Students react to University Housing cost increases


Cameron Krasucki

Griff Ahnert, an Engineering major living at Lincoln Avenue Residence Hall, skates outside of Weston Hall on Sept. 18. Students react to increased University housing rates in the new academic year.

By Sophie Casaburi, Staff Writer

Since the 2018-2019 school year, the cost of each housing and meal plan option has increased.

The University offers various housing options, with popular choices including traditional halls with and without air conditioning.

From 2018-2019, the cost of a double in traditional housing with air conditioning (Babcock, Blaisdell, Busey, Carr, Evans, Hopkins, Oglesby, Saunders, Scott, Snyder, Townsend, Trelease, Wardall and Weston Halls) was $6,404, not including meals. For the 2021-2022 school year, the housing costs are $6,870, a 7.28 percent increase.

For a double in traditional housing without air conditioning (Allen, Barton, Leonard, Lundgren, Shelden, Taft and Van Doren Halls), the cost was $6,068. During the 2021-2022 school year, housing costs increased to $6,512, a 7.32 percent increase.

“University Housing is really expensive. I know it is more expensive than some other schools, but I am unsure of the exact factors that make it more expensive,” Afshan Razzaq, senior in LAS, said. “I feel like the University could be more transparent about where their costs come from, especially since the prices are increasing.”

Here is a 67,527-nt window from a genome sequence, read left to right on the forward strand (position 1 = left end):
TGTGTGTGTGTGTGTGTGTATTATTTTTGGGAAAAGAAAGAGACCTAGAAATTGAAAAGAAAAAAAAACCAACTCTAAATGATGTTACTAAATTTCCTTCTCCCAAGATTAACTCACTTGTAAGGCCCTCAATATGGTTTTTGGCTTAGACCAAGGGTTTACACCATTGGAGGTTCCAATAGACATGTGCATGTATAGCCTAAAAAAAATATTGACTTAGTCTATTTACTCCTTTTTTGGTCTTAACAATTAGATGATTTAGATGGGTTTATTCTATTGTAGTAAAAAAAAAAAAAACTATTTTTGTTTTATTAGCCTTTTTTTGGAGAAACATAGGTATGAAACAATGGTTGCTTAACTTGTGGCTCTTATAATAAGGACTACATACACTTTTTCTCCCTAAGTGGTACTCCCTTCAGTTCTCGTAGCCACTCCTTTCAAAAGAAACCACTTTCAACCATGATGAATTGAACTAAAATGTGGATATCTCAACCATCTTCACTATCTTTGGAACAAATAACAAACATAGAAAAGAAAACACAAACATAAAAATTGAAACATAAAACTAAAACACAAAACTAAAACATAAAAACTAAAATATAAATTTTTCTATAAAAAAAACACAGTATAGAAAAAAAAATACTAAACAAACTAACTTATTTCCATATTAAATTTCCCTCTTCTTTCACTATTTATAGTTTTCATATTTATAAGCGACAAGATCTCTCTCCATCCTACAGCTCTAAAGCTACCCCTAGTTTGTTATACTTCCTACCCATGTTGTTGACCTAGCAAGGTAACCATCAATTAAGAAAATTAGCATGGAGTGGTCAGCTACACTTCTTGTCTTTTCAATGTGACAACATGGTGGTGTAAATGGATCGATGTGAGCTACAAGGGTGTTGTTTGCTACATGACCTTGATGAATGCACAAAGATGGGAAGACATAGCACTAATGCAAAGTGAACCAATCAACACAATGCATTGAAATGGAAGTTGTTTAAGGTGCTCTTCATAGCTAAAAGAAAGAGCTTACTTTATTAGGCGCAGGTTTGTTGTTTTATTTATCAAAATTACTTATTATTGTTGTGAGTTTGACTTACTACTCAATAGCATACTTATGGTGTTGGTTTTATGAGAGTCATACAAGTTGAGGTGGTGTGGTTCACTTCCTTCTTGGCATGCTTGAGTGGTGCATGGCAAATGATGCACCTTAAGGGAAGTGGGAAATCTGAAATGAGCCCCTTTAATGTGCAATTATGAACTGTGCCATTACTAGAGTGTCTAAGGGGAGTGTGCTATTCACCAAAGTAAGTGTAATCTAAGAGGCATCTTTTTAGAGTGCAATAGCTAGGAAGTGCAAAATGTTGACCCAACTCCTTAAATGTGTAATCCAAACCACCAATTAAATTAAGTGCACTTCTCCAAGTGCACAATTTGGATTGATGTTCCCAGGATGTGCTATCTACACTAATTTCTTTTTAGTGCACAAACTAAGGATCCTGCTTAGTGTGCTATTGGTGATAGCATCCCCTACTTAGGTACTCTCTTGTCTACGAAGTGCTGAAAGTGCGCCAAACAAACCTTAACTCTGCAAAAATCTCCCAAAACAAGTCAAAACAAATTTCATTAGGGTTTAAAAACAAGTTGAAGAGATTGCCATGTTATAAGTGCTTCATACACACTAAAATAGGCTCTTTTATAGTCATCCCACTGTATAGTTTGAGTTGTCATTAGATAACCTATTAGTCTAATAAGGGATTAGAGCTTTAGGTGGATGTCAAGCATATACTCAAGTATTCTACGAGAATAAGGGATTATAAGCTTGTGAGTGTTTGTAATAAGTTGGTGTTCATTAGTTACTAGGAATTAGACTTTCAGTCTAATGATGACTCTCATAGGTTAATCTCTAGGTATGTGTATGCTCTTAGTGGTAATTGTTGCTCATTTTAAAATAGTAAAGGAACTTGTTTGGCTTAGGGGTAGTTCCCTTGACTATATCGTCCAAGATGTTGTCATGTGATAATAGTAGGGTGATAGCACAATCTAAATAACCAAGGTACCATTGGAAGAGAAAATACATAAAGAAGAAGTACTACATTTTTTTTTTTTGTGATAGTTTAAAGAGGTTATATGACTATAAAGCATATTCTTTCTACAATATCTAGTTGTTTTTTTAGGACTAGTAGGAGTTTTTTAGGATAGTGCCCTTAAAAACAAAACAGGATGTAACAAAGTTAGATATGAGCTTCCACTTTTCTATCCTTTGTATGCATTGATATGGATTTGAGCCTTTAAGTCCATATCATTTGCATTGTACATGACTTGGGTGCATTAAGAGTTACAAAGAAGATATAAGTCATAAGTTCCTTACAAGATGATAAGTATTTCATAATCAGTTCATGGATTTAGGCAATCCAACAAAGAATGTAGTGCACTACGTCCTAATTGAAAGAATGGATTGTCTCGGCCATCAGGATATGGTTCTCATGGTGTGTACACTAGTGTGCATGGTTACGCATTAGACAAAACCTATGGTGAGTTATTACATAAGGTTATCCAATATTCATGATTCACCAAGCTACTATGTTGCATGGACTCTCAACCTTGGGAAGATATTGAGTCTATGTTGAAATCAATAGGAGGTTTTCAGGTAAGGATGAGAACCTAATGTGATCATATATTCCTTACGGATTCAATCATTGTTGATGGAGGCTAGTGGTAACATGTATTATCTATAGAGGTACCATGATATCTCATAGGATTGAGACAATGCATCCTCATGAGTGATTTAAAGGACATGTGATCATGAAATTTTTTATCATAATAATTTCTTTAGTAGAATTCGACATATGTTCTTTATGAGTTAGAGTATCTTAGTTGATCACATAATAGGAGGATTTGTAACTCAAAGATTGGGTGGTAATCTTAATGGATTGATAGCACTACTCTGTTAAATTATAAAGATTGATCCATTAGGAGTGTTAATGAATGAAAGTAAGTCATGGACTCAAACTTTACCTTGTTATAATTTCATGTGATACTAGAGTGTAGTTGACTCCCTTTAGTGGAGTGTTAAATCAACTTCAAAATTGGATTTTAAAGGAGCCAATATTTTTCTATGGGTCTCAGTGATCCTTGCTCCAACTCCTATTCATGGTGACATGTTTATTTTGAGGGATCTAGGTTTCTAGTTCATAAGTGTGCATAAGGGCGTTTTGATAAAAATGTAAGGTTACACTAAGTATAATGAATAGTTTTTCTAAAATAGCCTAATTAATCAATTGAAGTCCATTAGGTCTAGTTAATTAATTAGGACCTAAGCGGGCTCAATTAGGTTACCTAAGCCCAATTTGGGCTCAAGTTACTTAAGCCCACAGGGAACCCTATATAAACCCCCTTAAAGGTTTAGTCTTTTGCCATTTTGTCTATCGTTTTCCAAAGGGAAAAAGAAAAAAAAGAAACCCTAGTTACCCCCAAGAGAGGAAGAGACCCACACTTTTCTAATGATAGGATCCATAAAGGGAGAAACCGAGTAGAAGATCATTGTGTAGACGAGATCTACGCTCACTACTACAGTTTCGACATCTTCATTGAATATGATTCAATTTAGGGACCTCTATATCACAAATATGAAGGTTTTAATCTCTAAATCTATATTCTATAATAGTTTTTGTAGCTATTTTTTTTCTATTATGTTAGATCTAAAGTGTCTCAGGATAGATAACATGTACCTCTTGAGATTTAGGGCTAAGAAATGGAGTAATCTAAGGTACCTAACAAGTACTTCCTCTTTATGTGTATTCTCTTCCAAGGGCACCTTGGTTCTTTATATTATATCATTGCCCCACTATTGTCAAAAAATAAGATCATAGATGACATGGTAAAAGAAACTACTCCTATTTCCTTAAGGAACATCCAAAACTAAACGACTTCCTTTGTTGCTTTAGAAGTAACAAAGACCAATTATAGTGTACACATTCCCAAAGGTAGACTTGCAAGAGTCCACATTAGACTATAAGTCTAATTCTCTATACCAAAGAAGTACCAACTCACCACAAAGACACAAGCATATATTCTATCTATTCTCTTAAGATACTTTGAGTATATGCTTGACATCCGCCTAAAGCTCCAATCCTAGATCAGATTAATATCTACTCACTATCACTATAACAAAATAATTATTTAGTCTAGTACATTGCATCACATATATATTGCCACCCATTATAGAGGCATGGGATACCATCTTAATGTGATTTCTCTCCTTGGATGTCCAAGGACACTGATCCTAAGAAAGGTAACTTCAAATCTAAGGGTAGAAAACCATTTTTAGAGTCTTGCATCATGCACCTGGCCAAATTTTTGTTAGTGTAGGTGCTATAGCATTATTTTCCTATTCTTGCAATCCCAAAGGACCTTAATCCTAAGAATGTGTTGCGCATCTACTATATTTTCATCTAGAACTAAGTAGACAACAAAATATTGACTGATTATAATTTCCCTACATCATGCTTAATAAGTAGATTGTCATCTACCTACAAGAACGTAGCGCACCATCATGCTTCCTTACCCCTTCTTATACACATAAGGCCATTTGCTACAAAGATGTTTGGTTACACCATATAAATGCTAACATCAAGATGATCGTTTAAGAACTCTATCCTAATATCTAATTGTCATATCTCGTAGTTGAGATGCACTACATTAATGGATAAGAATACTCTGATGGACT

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During the 2020-2021 school year, the cost of living especially increased. The price of a double in a traditional air-conditioned hall increased from $11,820 to $12,252, a 3.65 percent increase over one year.

After their freshman year, many students opt to live in off-campus apartments, which oftentimes has overall cheaper monthly rent than university housing.

However, despite increasing costs, according to Off-Campus-Community Living Group, if one rents a 12-month $500 monthly apartment, it will likely be more expensive than living in the university residence halls, after factoring in the cost of utilities and food.

“I feel like University Housing is cheaper than apartment living; that’s my initial reaction,”  said Kennedy Hall, sophomore in LAS. “Although the monthly rent is cheaper than living in University Housing, with the extra cost of buying groceries and food, I think it adds up to be more.”

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